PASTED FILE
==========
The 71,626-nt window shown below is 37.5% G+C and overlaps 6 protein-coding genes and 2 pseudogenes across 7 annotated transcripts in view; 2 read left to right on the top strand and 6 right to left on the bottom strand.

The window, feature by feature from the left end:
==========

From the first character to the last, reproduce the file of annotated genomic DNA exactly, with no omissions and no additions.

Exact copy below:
The 71,626-nt window shown below is 37.5% G+C and overlaps 6 protein-coding genes and 2 pseudogenes across 7 annotated transcripts in view; 2 read left to right on the top strand and 6 right to left on the bottom strand.

The window, feature by feature from the left end: